OTT & Digital

Study: Rights holder-owned platforms proliferate as OTT push continues

Half of rights holder-owned streaming platforms launched in past two years, says NAGRA report.

by Steven Impey

Study: Rights holder-owned platforms proliferate as OTT push continues

More than a third of the world’s top soccer clubs and six of the top ten largest leagues and federations now offer premium over-the-top (OTT) streaming services, according to new research.

Of the new rights holder-owned services to hit the market in recent times, nearly half were launched in the past two years, a statistic which underlines the rapid growth seen in the OTT sports sector.

The insights form part of a new report by NAGRA, the Kudelski Group-owned pay-TV and OTT solutions provider, which assesses the impact standalone sports streaming services are having on pay-TV.

The report, titled The Global Market For Premium Sports OTT Services, notes that an increasing number of sports rights holders are launching premium OTT services 'to drive additional engagement and revenues from their most loyal fans.’

In North America, all four major leagues have long operated their own streaming services that show live and archived games both domestically and internationally. Outside of the US, meanwhile, Formula One also operates its own OTT platform, F1 TV, which debuted last year.

Of Europe’s top domestic soccer competitions, four of which rank inside the world's top ten leagues and federations by revenue, only Italy’s Serie A currently transmits live match action via its own OTT service.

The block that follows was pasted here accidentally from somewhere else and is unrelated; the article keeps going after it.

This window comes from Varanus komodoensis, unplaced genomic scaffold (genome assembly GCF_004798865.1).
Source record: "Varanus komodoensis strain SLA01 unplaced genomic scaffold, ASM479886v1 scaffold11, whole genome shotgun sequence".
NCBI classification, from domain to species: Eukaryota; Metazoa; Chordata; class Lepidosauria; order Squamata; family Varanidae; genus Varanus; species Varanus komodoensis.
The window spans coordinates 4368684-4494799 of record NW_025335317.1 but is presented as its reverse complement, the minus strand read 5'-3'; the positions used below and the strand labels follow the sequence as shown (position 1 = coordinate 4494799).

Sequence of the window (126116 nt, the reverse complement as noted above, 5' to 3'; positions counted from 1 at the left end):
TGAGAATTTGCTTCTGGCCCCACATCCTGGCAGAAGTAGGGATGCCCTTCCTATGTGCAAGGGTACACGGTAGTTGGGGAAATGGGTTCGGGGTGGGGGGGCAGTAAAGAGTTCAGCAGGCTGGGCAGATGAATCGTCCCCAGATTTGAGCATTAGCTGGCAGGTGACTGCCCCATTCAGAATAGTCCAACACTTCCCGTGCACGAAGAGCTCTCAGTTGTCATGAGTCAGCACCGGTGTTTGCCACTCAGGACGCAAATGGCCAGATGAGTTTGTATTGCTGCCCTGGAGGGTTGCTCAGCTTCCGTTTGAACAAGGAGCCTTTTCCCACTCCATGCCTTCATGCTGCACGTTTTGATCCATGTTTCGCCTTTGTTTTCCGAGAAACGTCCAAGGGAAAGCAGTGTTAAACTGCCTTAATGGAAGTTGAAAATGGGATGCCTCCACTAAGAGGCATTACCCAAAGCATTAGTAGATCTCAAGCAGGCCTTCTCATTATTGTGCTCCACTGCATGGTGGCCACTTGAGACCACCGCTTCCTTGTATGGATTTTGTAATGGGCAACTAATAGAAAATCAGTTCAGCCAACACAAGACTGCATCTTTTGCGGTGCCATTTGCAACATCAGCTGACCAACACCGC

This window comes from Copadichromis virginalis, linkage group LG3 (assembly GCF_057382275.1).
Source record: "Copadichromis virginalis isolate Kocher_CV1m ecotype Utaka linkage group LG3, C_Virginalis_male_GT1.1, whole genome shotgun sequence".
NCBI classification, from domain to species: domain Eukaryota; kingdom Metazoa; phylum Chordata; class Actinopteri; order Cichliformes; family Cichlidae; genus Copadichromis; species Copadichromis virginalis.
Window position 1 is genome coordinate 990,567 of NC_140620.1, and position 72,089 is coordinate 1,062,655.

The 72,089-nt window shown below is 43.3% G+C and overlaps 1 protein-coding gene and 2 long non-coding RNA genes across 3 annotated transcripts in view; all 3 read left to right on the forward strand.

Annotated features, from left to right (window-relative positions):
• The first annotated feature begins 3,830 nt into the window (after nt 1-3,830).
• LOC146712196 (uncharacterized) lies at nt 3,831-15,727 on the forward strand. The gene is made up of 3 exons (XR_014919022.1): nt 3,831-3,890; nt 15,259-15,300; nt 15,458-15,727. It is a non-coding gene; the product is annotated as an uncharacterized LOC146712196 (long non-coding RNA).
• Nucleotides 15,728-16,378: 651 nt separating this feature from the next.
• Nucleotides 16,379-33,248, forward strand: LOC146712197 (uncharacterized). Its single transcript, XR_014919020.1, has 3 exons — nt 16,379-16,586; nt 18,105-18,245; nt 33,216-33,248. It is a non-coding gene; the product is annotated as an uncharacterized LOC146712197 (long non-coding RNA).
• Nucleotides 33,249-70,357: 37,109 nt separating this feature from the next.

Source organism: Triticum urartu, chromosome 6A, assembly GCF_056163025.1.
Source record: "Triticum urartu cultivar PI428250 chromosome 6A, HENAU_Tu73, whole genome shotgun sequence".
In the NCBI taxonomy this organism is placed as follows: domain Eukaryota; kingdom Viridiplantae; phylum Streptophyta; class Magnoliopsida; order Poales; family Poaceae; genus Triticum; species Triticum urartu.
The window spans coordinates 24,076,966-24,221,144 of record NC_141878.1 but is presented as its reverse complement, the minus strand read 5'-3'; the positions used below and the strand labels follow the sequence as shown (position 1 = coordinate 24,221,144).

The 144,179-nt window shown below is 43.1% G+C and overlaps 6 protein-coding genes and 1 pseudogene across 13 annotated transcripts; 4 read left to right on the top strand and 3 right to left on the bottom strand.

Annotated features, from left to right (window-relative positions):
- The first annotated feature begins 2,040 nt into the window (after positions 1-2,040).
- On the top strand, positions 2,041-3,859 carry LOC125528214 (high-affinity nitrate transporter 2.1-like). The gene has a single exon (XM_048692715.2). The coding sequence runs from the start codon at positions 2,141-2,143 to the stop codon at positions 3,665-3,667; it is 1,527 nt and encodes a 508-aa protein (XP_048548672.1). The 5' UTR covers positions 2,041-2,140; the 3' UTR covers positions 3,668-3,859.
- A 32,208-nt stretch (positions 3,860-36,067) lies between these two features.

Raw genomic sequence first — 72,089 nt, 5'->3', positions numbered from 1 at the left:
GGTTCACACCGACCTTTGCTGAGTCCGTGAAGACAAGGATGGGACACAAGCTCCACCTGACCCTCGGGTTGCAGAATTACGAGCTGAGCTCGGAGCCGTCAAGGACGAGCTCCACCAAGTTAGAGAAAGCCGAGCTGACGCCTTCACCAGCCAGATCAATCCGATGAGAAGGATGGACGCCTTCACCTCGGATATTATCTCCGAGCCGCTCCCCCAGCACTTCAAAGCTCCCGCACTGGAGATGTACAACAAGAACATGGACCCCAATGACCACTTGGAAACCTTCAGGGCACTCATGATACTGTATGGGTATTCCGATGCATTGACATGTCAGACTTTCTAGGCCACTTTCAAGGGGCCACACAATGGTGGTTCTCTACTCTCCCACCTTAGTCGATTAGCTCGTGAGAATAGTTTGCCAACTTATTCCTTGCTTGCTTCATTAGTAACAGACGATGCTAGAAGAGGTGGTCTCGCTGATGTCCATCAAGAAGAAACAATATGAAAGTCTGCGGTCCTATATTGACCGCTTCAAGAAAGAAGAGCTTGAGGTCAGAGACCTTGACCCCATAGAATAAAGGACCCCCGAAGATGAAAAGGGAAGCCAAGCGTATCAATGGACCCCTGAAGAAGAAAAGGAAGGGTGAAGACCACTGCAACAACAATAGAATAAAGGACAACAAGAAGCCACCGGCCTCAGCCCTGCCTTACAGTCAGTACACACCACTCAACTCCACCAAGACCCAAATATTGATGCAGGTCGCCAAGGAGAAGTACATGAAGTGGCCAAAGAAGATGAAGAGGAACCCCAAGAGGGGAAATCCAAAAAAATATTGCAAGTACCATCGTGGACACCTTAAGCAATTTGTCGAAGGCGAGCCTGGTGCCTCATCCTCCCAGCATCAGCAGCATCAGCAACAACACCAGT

Others, however, are showing signs of following suit. England's Premier League is reportedly considering launching its own streaming platform, while Spain's La Liga already operates LaLigaSportsTV, a free service that provides coverage of Spanish sports content but has yet to stream live La Liga games.

Another property that ranks among the world’s top ten by revenue but which has yet to be shown via a standalone streaming service is the Uefa Champions League - although Uefa, European soccer’s governing body, announced the launch of in June.

That service will initially offer live match streaming from Uefa's women’s, youth, and futsal competitions in certain markets, as well as carrying a channel dedicated to the Bundesliga, German soccer’s top club competition.

At the club level, half of the top ten soccer sides by revenue, and a third of the top 25, now operate a paid OTT service. These services typically offer complementary programming such as behind the scenes footage, interviews and original shows.

Some, however, comprise live coverage of matches. This week, Premier League champions Manchester City became the latest to join the fray when they launched Man City for TV, a dedicated OTT platform that will live stream several of the club's pre-season fixtures.

While more and more clubs and leagues are investing in establishing direct-to-consumer (DTC) services, the NAGRA report notes that rights holders 'must weigh the benefits of DTC revenues against the risk of diminishing the value of the rights packages they sell to distributors'.

It adds: ‘To date, [rights holders] have mainly chosen to leave their rights deals intact and focus instead on creating supplementary, value-added content for loyal fans.’ 

Download the full report here